Flashcards in Hepatitis Alphabet Deck (17):
Why is percutaneous transmission of Hep A and Hep E rare?
viremia is short and no chronic carrier state (HAV) and rare chronicity (HEV)
Where does replication of HAV and HEV occur?
in hepatocytes, excretion into bile and feces before onset of symptoms
What are the relative frequencies of subclinical and symptomatic HAV and HEV?
subclinical common in young children w HAV
symptomatic w jaundice commoner in older children and adults w HAV and older men w HEV, increased severity in elderly
When do symptoms and jaundice appear in acute HAV?
symptoms first while ALT rising - need more infected cells for jaundice than symptoms
What serologies are present in acute inf with HAV?
IgM HAV Ab positive
total HAV Ab positive
What serologies are present in acute inf with HEV?
IgM and IgG HEV Ab positive
What serologies are present w previous inf with HAV or HEV?
IgM HAV Ab and HEV Ab negative
total HAV Ab and IgG HEV Ab positive
What three functions is the hep B viral polymerase responsible for?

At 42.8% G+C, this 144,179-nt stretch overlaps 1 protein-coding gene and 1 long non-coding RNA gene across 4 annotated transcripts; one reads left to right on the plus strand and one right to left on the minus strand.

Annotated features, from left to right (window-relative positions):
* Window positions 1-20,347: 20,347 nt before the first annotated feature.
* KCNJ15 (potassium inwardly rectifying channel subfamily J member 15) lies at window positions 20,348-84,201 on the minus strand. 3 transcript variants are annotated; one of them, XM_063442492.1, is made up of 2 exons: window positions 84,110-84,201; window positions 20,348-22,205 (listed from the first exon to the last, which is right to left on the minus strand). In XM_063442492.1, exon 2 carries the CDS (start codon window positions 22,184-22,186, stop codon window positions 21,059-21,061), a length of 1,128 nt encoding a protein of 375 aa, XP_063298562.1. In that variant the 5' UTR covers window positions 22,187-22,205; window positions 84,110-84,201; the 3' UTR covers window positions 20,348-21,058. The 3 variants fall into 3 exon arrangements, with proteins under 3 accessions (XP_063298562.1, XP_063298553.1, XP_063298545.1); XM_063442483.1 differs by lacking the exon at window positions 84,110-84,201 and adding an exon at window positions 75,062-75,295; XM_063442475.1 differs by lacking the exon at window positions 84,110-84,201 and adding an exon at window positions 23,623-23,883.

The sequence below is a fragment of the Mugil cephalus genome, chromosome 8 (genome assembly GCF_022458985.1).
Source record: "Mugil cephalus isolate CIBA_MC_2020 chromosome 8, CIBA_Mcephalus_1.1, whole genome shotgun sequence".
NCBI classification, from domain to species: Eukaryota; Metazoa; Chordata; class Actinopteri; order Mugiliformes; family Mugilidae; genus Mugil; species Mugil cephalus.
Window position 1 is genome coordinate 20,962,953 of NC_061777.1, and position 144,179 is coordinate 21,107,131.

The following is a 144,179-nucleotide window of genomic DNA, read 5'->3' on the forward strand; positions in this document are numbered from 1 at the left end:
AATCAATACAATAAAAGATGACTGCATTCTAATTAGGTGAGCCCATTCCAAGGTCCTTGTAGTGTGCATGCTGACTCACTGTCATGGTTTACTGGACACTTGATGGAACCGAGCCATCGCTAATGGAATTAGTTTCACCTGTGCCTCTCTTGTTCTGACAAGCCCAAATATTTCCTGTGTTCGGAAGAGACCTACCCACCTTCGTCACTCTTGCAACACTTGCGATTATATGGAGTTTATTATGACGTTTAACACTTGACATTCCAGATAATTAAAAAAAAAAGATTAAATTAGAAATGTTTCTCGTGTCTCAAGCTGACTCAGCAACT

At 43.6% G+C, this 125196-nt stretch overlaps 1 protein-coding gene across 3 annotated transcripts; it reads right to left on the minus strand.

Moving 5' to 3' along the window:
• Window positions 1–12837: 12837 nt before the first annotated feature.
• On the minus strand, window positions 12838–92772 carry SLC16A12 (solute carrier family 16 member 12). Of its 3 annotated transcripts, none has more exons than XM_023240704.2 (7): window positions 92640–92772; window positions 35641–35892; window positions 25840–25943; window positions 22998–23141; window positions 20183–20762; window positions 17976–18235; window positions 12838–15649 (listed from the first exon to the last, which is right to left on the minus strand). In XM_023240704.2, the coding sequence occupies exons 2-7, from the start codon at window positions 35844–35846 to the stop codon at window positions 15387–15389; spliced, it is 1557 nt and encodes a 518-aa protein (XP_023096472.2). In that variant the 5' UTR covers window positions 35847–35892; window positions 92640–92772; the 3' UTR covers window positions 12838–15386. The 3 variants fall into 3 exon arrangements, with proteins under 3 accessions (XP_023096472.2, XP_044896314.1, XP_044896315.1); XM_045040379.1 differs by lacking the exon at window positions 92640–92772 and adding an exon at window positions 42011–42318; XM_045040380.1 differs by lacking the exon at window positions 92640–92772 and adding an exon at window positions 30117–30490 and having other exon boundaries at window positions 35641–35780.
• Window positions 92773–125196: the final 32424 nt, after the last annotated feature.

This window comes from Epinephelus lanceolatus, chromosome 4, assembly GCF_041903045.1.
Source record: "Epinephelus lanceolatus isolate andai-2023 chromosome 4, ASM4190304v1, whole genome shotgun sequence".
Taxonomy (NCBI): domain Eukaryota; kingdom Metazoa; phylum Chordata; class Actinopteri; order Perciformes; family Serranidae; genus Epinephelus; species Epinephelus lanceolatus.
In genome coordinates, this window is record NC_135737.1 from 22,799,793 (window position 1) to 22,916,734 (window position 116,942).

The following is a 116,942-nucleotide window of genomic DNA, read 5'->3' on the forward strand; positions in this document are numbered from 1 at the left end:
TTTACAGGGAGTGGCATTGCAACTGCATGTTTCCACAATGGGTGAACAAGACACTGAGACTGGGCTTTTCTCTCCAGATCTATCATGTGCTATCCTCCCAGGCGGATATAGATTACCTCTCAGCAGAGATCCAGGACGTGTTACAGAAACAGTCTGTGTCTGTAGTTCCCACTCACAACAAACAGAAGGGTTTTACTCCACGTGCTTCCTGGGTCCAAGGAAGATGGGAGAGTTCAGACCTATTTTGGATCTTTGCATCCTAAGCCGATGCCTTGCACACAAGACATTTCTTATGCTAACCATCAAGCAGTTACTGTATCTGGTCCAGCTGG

RNA dependent DNA synthesis
RNAase and DNA dependent DNA synthesis
What are the Hep B viral proteins?
core protein - detected in nucleus w HB core Ab, not detected in blood
surface protein - detected in cytoplasm with HB surface Ab, detected in blood
What are the three Ag-Ab systems for Hep B?
HBc = marker of exposure
HBs = marker of vaccination or resolution
HBe = marker of replication
What does it indicate if HBe Ag is detected?
all machinery necessary for viral replication is available - viral titers in blood are high, high infectivity
indicates ongoing replication
What are the clinical features of HepB?
HBs Ag detected after months and symptoms follow weeks later
majority have subclinical/anicteric
remainder have symptomatic/icteric = Phase II
possible serum sickness with skin rash and arthritis
Wat are the risk factors for chronic inf with Hep B?
neonatal, immunocompromised, organ transplant pts, renal dz on dialysis, AIDS and cancer pts
Are the long term outcomes of chronic Hep B inf more common after clinically silent dz or symptomatic acute?
What is the rationale for using interferon-alpha to treat hep B?
potential to decrease viral replication while boosting immune response at same time
Why might there be two peaks of ATs and jaundice with hp D inf?
relapsing hep b
Hep D can inf someone who already got hep B